Lindstrom M, Korkeala H. Clin Microbiol Rev. 2006 Apr;19(2):298-314.
Abstract: “Botulism is a potentially lethal paralytic disease caused by botulinum neurotoxin. Human pathogenic neurotoxins of types A, B, E, and F are produced by a diverse group of anaerobic spore-forming bacteria, including Clostridium botulinum groups I and II, Clostridium butyricum, and Clostridium baratii. The routine laboratory diagnostics of botulism is based on the detection of botulinum neurotoxin in the patient. Detection of toxin-producing clostridia in the patient and/or the vehicle confirms the diagnosis. The neurotoxin detection is based on the mouse lethality assay. Sensitive and rapid in vitro assays have been developed, but they have not yet been appropriately validated on clinical and food matrices. Culture methods for C. botulinum are poorly developed, and efficient isolation and identification tools are lacking. Molecular techniques targeted to the neurotoxin genes are ideal for the detection and identification of C. botulinum, but they do not detect biologically active neurotoxin and should not be used alone. Apart from rapid diagnosis, the laboratory diagnostics of botulism should aim at increasing our understanding of the epidemiology and prevention of the disease. Therefore, the toxin-producing organisms should be routinely isolated from the patient and the vehicle. The physiological group and genetic traits of the isolates should be determined.”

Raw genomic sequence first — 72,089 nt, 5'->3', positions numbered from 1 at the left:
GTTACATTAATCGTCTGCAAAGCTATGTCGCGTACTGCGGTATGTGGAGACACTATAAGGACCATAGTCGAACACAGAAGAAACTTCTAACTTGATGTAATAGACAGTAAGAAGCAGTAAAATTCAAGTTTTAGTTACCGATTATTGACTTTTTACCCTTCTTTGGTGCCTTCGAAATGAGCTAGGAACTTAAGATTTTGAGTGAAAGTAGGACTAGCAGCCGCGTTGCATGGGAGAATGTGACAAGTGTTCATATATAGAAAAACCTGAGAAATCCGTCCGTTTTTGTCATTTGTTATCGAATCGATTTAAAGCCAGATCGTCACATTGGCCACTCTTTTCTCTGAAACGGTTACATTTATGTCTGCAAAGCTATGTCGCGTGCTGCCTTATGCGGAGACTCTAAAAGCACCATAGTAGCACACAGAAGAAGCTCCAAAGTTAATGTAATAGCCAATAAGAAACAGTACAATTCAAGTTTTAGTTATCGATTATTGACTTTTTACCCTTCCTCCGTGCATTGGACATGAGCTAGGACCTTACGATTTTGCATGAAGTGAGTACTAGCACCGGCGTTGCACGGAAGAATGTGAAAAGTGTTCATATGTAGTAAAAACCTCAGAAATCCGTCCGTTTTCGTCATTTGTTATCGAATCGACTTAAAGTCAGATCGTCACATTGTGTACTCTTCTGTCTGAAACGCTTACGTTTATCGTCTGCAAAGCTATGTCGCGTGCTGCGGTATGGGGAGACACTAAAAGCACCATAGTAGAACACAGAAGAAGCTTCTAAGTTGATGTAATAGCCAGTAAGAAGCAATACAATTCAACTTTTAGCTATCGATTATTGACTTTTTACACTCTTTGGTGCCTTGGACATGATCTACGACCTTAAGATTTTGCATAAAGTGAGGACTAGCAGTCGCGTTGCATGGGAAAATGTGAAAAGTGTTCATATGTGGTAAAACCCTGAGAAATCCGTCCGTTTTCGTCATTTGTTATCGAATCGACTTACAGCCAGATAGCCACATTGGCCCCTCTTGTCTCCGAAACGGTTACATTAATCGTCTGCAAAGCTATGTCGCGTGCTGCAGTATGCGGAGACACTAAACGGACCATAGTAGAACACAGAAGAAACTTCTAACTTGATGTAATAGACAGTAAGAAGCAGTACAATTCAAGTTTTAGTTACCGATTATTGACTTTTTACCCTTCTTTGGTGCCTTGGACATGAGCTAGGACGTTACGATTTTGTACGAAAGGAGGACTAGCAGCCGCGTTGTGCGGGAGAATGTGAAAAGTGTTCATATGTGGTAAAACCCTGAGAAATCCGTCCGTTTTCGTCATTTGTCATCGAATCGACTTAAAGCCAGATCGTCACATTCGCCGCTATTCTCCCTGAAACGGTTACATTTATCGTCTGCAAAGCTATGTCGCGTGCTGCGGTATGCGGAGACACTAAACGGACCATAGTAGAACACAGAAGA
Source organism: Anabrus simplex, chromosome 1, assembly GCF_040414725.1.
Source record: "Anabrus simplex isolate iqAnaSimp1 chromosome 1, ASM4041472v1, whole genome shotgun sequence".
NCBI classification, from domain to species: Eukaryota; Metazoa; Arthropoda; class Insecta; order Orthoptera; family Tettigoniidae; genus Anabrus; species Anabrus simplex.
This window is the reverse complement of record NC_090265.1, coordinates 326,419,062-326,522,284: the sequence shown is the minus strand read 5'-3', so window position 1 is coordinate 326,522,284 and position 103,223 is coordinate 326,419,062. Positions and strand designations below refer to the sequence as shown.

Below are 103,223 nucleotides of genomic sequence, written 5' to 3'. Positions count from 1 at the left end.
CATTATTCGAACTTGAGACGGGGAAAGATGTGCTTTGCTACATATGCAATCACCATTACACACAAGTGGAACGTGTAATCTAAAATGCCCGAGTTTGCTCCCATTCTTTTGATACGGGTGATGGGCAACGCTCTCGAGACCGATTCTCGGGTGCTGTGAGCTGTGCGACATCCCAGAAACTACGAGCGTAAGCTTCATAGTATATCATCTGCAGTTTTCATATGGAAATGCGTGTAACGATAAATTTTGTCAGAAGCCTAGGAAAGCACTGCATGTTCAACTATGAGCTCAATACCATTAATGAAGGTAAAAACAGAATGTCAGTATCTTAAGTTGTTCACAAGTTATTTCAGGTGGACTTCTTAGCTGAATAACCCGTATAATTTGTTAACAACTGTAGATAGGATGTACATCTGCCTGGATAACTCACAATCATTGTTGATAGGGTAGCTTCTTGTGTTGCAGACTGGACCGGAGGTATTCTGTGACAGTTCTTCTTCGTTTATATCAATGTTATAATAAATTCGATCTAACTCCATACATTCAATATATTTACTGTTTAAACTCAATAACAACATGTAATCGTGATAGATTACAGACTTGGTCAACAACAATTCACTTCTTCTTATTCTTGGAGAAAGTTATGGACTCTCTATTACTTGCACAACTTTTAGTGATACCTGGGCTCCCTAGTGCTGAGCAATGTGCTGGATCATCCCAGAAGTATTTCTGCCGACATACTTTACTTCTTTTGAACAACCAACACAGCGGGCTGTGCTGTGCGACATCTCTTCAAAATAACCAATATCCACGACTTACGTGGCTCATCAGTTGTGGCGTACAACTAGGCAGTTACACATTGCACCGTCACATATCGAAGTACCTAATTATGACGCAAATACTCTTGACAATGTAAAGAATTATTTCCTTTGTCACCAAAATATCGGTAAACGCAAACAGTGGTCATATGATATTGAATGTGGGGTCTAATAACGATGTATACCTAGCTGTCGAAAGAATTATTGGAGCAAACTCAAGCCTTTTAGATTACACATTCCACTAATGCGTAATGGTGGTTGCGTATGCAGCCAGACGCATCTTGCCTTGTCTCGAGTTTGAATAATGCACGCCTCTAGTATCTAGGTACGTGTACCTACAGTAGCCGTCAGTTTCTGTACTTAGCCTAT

(CIDRAP http://www.cidrap.umn.edu/ )
Preliminary FoodNet Data on the Incidence of Infection with Pathogens Transmitted Commonly Through Food--10 States, United States, 2005